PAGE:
(3) Ibid. 1045. This quote comes from the September 1939 International Musician.

(4) Metronome, October 1939.

(5) In 1940 when Bunny Berigan was working with Tommy Dorsey’s band, Tommy fired Frank Sinatra for the first time. When TD was looking for a replacement, Berigan recommended Danny Richards, and TD called him. Danny balked, probably being intimidated by TD, and never sang with Dorsey. This undoubtedly was a missed opportunity that Richards long regretted.

6 thoughts on ““Our Love” (1939) with Danny Richards

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  1. A piece of work which is, on the face of it, so at odds with its backstory.
    The phrase “Goose that laid the golden egg” springs to mind here, as the vultures gathered around Bunny, and they were set on bleeding him for every last nickel they could. If he owed, he paid, regardless of the outcome. If he had to hock his trumpet, well, too bad. Business is business, and if our actions result in an income stream being closed off, maybe permanently, hey, there’s plenty more fish…
    Bunny was an angel, a maker of wonderful things. He needed a hard-nosed big hitter, firmly on his side for business. And he never got it.
    As for Petrillo, the more I see of him, the more I despise him. He’s like that cigar -chewing parrot of Disney’s, minus the charm. $1000 “fine”? Unbelievable. More so that it still stood, in the wake of BB’s bankruptcy. The more I read, the more my heart breaks for Bunny. It’s a bastard’s world, alright.
    Musically, this could not be further removed from the pressing realities.
    As you said, Mike, it’s amazing how quickly Bunny assimilated 5 new band members into a cohesive unit. That’s one big hole to fill, and audible potholes there are none. Great credit, and that could only be to the man himself.
    I wonder just how much music played in Bunny’s coping mechanisms? Surely every bit as much as “ol’ squareface” itself.
    It’s worth comparing 2 vocal versions of “Our Love”;
    Danny Richards shows his technical ability here – whilst he had a tendency to slide up to certain high notes, à la Al Bowlly, his ability to hold that final, high “love”, without wavering, for 6 bars is well worth noting. And it comes out well, in comparison to one Francis Albert Sinatra, who cut the same number as his demo disc some 5 months earlier.

    1. Mark, it certainly seems to me that by this low point, playing music had become a coping mechanism — an escape, a refuge — for Bunny. I sometimes think of an illuminating little story, from the Ross Firestone biography of Goodman, that Helen Ward told about Bunny in the struggling, scuffling days of the nascent BG band: After mentioning the famous “falling off the bandstand” incident on the Let’s Dance show, and saying that she didn’t know why he did things like this (who did?), given the obvious joy that playing gave him, she went on to tell of Bunny showing her a new trumpet case that he’d just had specially made — which had a place for the horn and for the mouthpiece … and a separate compartment, lined in red velvet, for his gin bottle. Her incomprehension is so apparent and relatable! I think that at this point, when Bunny was just twenty-six, he, like so many young people, and perhaps especially those who are highly skilled in one area or another, believed he was invincible. Music was his love, as it always would be, and drinking was something that he convinced himself he was doing just to relax or unwind from the environmental stress of the road or studios. I don’t think he realised that he was already in trouble, so insidious is alcoholism. So by ’39, music was still his number one love but, too, with all his entanglements, it had become a means of coping with the great pressure he was under — the stage, with his trumpet to his lips and his band behind him, was a haven.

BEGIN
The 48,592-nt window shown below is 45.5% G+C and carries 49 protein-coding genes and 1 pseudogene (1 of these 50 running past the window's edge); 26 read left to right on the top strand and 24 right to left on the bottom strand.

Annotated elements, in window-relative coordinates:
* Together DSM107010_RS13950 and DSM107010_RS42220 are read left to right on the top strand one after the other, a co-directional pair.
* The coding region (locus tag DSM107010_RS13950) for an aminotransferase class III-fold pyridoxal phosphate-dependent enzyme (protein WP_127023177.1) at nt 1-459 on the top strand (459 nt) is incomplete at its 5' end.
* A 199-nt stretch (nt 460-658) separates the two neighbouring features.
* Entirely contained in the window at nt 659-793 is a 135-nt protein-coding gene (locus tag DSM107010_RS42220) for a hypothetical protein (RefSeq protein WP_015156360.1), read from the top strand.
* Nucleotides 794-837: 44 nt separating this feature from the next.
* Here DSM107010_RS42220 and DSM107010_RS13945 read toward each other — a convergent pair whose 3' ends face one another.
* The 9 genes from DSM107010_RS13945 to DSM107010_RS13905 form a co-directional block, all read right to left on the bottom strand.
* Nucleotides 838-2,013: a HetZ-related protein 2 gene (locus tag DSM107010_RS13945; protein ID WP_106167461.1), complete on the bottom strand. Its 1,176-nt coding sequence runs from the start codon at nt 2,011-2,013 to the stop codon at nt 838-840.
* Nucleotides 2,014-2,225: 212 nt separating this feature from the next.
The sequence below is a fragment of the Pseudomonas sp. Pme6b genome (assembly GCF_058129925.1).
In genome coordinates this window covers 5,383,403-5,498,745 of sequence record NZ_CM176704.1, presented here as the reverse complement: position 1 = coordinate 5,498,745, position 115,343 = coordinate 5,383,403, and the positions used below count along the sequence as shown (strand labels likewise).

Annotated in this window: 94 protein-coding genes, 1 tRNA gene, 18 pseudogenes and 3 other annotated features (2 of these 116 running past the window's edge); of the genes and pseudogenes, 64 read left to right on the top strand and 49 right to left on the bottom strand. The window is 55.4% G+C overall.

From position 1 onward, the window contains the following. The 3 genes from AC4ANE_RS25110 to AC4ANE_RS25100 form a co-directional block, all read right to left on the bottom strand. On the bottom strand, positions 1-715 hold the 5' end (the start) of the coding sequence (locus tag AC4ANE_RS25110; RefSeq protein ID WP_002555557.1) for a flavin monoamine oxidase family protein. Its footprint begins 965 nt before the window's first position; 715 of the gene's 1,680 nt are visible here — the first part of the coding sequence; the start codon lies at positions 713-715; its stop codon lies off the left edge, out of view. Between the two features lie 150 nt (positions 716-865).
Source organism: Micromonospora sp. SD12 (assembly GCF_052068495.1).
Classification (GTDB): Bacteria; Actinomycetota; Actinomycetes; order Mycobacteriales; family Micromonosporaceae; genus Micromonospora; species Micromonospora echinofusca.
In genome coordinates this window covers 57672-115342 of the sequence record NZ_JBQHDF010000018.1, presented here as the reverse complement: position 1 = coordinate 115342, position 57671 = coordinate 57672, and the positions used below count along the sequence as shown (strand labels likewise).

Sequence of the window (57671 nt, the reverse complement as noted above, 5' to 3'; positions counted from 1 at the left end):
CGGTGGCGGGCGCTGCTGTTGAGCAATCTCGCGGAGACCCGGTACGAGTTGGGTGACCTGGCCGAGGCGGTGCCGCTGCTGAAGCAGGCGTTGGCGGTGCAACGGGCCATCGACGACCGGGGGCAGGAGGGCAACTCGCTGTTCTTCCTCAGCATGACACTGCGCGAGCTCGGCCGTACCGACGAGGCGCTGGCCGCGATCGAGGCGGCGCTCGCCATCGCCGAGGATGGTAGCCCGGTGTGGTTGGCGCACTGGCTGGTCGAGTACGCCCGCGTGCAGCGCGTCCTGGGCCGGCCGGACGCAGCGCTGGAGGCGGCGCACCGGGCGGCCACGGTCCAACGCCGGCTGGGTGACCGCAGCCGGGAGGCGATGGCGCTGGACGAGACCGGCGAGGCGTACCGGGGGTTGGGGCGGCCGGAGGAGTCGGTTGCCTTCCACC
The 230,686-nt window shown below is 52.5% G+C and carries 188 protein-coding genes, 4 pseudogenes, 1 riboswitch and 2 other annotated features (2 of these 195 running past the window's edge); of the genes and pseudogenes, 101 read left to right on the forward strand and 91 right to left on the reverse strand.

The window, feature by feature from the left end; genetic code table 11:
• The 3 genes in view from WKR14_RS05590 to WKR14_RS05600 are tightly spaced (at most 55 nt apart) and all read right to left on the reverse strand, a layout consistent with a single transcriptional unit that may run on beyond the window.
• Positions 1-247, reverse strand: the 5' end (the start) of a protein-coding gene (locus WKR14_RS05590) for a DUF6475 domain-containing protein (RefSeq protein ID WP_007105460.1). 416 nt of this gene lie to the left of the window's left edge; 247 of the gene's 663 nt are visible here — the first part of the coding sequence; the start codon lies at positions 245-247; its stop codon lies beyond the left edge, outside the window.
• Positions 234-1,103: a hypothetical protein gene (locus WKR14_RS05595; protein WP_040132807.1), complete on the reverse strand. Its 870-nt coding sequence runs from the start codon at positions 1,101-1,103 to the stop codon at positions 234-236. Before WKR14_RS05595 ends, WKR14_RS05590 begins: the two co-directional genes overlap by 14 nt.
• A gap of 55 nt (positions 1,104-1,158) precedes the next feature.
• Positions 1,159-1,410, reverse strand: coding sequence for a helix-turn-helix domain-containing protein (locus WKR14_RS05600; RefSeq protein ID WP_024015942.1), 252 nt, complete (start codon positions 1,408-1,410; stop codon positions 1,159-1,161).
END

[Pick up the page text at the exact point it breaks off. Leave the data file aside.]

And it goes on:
2. Oh, wow … Listening to this beautiful performance, I’m transported to ’39, as a fictional self (I was born twenty-seven years later), hearing a new arrangement from one of my favourite bands. I often imagine that the thrill we, modern Swing Era aficionados, feel in first exposure to an unfamiliar recording from one of the greats must be something like what the ardent — not merely casual — fans of the day experienced when they brought a new side home from the record shop or heard a radio broadcast or a band in person. This presumed sound check is a treasure! I think we may confidently believe that had Bunny been under contract to a label when “Our Love” was fresh, he would have recorded this lovely arrangement, which musically seems to signal a new direction, or evolution, for the orchestra. Alas, by the time of the Berigan band’s next recording date, the pop song’s shelf life had ended — and, it’s painful to be reminded, signs would soon appear that Bunny’s own expiration date might not be long off.

    It’s profoundly saddening to think that, following the success of the Loew’s State engagement, Bunny’s simple, intrinsic optimism (so apparent, despite the tough times, in the smiling photo with his father) was being replaced by cynicism. Who can blame him? He kept his promise to stay sober, brought in great crowds, squared his debts with his sidemen and gave them a bonus on top of that — and then, still, as expected, lost a significant portion of the band, including key members. It’s no wonder he couldn’t muster the old enthusiasm for whipping a new crew into shape. Bunny, at this point in his career — indeed his life — was merely plodding along, with what we now know and he surely, deep down, sensed to have been no chance of a genuine professional or personal renaissance. To employ a noir-style metaphor, he was a rat in a maze, with business bloodsuckers and booze at the dead ends — and no exit.